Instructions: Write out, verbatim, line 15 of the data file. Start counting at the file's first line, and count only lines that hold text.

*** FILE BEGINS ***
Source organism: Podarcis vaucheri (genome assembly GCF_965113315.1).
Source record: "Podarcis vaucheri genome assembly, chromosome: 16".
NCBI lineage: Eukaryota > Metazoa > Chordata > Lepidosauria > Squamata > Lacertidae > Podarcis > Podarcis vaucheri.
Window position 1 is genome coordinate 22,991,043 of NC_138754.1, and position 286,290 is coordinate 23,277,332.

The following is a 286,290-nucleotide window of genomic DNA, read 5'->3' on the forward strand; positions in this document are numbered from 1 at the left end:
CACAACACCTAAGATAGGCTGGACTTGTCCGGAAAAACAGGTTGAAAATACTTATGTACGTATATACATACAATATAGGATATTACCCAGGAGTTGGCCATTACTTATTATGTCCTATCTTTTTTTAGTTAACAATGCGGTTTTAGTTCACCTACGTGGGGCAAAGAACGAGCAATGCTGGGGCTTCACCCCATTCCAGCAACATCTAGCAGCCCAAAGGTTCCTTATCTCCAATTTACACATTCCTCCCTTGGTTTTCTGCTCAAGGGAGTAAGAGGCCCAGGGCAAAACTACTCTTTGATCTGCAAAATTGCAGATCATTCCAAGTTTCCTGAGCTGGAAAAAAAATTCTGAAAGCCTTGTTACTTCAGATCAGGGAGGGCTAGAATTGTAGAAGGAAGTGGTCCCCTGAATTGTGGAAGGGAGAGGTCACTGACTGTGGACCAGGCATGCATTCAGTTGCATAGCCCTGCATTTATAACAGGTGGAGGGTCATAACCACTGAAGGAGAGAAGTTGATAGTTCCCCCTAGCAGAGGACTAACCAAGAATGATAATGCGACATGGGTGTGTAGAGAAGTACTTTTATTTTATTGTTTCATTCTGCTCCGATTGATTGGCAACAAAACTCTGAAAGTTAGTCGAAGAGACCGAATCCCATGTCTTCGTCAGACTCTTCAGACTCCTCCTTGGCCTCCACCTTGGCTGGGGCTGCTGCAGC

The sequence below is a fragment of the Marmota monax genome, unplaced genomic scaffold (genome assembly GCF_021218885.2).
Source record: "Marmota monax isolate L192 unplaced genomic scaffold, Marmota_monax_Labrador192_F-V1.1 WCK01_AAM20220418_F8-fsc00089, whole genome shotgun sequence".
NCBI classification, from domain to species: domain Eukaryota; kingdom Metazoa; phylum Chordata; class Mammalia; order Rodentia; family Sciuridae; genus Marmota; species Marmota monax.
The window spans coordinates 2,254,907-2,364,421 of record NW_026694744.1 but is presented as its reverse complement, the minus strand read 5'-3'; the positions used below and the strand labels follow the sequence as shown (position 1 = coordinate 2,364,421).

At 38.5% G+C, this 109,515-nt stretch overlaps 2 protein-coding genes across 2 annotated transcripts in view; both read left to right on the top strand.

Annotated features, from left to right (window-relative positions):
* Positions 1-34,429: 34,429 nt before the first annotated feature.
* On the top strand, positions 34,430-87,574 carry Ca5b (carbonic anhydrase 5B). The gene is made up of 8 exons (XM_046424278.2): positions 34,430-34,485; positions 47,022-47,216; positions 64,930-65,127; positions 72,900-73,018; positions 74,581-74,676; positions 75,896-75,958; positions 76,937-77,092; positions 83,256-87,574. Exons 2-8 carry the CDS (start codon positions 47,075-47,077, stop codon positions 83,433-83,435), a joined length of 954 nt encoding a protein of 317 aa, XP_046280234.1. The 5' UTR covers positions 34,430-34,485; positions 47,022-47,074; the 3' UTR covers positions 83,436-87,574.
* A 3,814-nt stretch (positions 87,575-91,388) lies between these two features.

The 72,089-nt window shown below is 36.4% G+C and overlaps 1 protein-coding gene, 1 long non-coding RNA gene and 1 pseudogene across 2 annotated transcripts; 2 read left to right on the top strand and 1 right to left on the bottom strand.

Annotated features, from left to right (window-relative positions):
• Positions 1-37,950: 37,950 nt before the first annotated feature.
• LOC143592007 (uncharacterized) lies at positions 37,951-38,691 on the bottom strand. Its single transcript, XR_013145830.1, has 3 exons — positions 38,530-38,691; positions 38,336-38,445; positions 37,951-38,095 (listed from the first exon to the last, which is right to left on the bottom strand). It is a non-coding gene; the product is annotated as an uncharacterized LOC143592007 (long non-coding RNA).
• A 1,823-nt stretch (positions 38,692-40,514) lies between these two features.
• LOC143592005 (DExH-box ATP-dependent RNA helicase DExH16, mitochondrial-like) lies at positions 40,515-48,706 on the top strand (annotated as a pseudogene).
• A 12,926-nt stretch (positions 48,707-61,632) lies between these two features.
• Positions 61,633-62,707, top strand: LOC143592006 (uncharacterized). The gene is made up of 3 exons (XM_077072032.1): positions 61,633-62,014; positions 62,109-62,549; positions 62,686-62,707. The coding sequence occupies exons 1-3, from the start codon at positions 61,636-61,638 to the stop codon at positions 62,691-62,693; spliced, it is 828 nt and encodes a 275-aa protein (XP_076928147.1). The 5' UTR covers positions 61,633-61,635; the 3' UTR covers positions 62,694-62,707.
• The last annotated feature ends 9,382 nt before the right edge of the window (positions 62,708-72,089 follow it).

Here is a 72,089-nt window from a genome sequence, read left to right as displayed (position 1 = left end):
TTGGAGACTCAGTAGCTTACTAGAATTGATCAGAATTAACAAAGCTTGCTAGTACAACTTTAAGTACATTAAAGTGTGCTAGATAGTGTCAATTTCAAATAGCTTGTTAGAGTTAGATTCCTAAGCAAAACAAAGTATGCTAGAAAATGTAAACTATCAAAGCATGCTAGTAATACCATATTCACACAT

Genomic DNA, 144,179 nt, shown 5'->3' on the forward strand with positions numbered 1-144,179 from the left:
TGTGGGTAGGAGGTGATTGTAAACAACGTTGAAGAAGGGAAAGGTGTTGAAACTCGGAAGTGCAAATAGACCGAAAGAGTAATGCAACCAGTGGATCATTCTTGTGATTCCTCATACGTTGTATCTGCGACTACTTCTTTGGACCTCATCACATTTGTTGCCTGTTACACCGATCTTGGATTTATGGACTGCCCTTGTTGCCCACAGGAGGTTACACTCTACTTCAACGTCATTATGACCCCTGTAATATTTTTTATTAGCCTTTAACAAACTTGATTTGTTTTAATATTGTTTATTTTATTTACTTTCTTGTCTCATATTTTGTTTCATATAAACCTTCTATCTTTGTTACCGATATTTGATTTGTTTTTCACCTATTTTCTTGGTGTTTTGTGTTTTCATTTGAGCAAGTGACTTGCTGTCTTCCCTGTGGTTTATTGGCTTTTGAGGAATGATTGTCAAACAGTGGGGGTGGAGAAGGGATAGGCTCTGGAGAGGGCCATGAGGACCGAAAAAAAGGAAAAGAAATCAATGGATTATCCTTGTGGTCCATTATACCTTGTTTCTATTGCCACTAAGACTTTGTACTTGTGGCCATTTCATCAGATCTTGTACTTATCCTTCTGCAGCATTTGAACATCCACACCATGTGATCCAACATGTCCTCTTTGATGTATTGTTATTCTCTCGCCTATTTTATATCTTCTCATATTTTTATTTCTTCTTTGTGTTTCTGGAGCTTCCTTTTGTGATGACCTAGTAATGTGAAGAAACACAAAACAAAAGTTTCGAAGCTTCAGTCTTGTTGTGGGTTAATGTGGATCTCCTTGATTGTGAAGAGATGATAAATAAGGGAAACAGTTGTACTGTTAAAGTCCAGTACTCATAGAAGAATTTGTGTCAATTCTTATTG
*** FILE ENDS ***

* A 3,814-nt stretch (positions 87,575-91,388) lies between these two features.